The Crimean Tatar people have never been caught up in hopelessness and despair and have not given up the fight, an official said Monday.
Crimean Tatar leader Mustafa Abdulcemil Kirimoglu, who is also a deputy in Ukraine’s parliament, was speaking as various events were held in Ukraine to mark May 18 as a day of remembrance for the victims of the Crimean Tatar genocide, and many people around the world took part in a rally held via video conference.
“I am sure that the Tatars will get rid of the invaders and will be the Crimean Tatar Republic,” said Kirimoglu.
“The main aim of the exile was to destroy the Crimean Tatar people as a nation and make Crimea part of the Russian world,” he said, stressing that it was a crime against the Tatar people.
He pointed out that Tatars had been struggling with the Soviet regime to return to their homeland, recalling Russia’s invasion of the Crimean peninsula in 2014.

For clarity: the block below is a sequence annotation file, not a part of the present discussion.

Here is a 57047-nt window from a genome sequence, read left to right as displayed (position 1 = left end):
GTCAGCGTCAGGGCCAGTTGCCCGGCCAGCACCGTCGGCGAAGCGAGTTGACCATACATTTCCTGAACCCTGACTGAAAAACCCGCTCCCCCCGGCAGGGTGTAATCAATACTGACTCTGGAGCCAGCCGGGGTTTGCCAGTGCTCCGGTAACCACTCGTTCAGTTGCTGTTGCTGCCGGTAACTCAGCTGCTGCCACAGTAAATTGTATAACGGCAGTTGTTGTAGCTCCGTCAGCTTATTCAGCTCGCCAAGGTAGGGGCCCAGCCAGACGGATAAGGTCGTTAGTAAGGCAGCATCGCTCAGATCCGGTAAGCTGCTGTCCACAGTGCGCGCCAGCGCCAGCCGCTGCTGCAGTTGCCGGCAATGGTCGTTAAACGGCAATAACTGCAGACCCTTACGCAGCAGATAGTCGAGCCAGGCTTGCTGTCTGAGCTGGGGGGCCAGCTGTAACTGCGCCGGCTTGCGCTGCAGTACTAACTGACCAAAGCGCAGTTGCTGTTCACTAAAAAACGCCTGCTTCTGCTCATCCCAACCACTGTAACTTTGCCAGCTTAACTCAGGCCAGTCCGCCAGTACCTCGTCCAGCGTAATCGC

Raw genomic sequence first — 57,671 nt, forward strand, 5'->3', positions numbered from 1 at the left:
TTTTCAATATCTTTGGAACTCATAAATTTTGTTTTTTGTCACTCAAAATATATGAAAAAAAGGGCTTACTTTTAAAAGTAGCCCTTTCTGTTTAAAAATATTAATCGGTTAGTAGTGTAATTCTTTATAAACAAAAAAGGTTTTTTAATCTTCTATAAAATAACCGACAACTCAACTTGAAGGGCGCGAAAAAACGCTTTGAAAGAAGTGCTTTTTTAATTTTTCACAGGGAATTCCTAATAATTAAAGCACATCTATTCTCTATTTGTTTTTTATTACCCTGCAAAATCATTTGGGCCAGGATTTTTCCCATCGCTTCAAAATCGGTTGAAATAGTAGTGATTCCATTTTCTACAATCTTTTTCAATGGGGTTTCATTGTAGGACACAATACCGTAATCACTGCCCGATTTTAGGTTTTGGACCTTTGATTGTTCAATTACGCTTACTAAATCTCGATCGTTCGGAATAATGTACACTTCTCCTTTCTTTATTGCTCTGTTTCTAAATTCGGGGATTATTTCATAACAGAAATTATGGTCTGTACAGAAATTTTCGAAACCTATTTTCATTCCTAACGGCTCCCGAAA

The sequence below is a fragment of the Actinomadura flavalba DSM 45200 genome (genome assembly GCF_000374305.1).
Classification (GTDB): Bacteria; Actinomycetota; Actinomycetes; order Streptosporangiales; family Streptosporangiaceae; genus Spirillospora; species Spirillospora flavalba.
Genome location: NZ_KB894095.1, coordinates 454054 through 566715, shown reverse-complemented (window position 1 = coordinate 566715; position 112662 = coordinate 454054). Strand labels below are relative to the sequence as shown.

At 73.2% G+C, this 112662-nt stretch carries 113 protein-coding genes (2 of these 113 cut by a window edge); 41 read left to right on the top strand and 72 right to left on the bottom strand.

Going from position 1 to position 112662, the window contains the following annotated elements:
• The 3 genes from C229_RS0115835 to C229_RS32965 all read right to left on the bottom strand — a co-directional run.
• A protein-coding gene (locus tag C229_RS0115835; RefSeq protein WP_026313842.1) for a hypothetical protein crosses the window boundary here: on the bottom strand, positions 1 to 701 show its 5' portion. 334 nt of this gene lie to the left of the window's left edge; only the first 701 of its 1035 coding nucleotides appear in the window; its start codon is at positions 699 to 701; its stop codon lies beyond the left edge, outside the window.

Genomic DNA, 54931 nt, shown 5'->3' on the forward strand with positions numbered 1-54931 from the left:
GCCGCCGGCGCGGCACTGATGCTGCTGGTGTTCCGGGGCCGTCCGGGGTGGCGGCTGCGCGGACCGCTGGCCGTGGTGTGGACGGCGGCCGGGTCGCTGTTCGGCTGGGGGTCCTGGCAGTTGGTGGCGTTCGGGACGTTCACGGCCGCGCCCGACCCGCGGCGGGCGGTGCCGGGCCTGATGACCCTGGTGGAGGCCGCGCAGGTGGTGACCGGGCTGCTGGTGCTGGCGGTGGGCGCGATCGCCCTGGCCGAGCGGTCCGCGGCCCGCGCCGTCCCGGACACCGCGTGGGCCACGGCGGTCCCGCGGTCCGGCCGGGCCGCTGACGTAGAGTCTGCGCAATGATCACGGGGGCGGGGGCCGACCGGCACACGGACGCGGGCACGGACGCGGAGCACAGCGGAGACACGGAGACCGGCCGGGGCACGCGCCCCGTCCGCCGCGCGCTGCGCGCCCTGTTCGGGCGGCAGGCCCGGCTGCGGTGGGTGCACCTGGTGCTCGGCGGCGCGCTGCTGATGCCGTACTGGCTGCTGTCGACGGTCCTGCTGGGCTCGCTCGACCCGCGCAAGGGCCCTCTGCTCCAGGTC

Refat Chubarov, president of the Crimean Tatar National Assembly, also pointed out the importance of the rally.
“The Tatars in Crimea cannot attend our meeting because of the occupiers. But know that their ideas are the same as ours.”
In a post on Twitter, Ukrainian President Volodymyr Zelensky said: “We believe that one day, Crimea will return to Ukraine. Crimean Tatars and Ukrainians will return to their homes, gather at the same table to say together ‘For your and our freedom.’”
On May 18, 1944, tens of thousands of Crimean Tatars were deported to Central Asia by Joseph Stalin’s Soviet regime, which accused them of collaborating with occupying Nazi forces.
They were deported to various regions within Soviet territory, in particular Siberia and Uzbekistan. Almost half of the exiles, who endured long months of dire living conditions, are thought to have died of starvation and disease.
The exile continued until 1987, when the Soviet government allowed 2,300 Crimean Tatars to return to their homeland. Another 19,300 people followed in 1988.
*Writing by Havva Kara Aydin
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